anJ three transports had proceeded,
leaving a third yacht to convoy the Cuy
of Atlanta when ready.
Another Subordinate Lukewarm
Admiral Fletcher said he took no ac
tion. assuming that Freeman intended
cher's headquarters at Brest came with
the arrival there of Captain Thomas P.
Magruder, commanding the third fleet
of American craft sent to that port. Ad
mirai Fletcher testified.
On his arrival Captain Magruder
«•■»•?» '-TV"""
j îâSSf ÄgwÄy • U
] ter from Sims said Magnider was to be
j retained at. sea. but Fleacher said no
j command suitable for an officer of his
j rank was available.
"Did Captain Magruder support you
. loyally and carry out your orders?" Ad
! mirai Fletcher was asl:ed.
I "I cannot testify as to Iiis havinsf car
I ried out my orders." Admiral Fletcher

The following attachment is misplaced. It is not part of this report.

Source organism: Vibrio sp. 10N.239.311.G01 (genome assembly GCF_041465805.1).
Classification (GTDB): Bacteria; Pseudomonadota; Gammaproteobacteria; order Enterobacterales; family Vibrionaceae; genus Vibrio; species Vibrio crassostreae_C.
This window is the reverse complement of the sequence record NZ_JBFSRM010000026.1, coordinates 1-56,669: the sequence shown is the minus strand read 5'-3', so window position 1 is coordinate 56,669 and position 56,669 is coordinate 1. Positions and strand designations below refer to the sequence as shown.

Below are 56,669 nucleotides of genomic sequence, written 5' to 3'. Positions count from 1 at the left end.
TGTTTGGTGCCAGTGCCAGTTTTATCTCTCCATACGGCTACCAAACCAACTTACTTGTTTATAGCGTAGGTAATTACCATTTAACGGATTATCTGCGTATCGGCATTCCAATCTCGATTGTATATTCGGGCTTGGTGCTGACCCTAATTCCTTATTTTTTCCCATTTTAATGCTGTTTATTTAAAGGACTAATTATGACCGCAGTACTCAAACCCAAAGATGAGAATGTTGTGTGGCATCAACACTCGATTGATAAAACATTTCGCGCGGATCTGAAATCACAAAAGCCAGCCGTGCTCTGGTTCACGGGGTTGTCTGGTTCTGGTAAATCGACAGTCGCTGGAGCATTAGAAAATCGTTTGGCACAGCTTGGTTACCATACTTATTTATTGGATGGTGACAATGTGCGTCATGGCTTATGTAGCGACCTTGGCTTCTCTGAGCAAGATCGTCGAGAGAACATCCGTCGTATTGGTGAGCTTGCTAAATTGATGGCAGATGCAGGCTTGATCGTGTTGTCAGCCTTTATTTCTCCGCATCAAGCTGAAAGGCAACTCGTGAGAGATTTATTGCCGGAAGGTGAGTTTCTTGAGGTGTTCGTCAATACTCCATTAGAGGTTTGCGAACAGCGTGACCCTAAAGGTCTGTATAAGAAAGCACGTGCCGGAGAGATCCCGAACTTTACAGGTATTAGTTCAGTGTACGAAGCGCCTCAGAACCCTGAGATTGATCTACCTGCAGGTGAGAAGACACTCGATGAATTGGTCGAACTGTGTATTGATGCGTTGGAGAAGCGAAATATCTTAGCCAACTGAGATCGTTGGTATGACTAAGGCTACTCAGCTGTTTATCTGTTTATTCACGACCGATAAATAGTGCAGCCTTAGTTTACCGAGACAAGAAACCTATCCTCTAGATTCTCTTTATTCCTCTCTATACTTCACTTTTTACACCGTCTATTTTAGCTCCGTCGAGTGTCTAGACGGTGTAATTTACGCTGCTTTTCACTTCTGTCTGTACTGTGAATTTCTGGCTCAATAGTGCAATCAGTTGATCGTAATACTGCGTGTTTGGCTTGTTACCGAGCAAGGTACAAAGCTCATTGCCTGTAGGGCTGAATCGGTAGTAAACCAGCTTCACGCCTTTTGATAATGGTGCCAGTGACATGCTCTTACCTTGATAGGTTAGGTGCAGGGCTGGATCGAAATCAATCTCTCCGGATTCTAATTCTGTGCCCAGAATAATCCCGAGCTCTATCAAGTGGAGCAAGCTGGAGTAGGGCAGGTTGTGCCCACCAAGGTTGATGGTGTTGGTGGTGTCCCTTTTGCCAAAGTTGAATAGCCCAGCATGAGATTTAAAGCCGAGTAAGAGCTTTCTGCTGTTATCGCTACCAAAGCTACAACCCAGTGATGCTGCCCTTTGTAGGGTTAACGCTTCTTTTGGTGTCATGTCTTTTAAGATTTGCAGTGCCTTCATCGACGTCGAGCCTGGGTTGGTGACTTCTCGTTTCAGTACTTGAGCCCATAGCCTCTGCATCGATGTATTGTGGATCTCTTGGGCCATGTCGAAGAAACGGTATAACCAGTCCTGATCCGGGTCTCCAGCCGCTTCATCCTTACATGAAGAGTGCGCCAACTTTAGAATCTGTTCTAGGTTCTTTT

j said. "I do not tuink h;- supported me
I loyally."
London, March 26.— The bolsheviki
have occupied Maikop, a town in the ter
| ritory of Kuban, Ciscaucasia, according
to a wireless message sent out by the
Russian soviet government at Moscow.
Everything Arranged for Return
of Hapsburgs With Consent
of People.
Geneva, March 26.—(By The As
sociated Press).—Admiral Horthy,
the regent of Hungary, has sccretly,
but officially, offered the Hungarian
throne to former Emperor Charles,
with the assurance that everything
has been arranged for the return of
the Hapsburg monarchy, with the
consent of the majority of the peo
ple, aocordirg to information from
Prangias, where the ex-emperor
Washington, March 20.—Roseoe M.
Drumseller, Seattle, has been nominated
by President Wilson as collector of
Daughter of 14 Testifies
Mother Had Premoni
tion Something Dread
ful Meant Insurance.
San Luis Obispo, Cal. —March 26.—
Mrs. Myrtle Dean took lessons on
methods of killing from her husband,
Fred A. Dean, whom she is alleged to
have murdered, according to the testi
mony of Bertha Dean, lier 14-year-old
daughter, in Mrs. Dean's trial today.
The girl occupied the stand for over
three hours.
Less than a month before her father's
death, she said, she heard her mother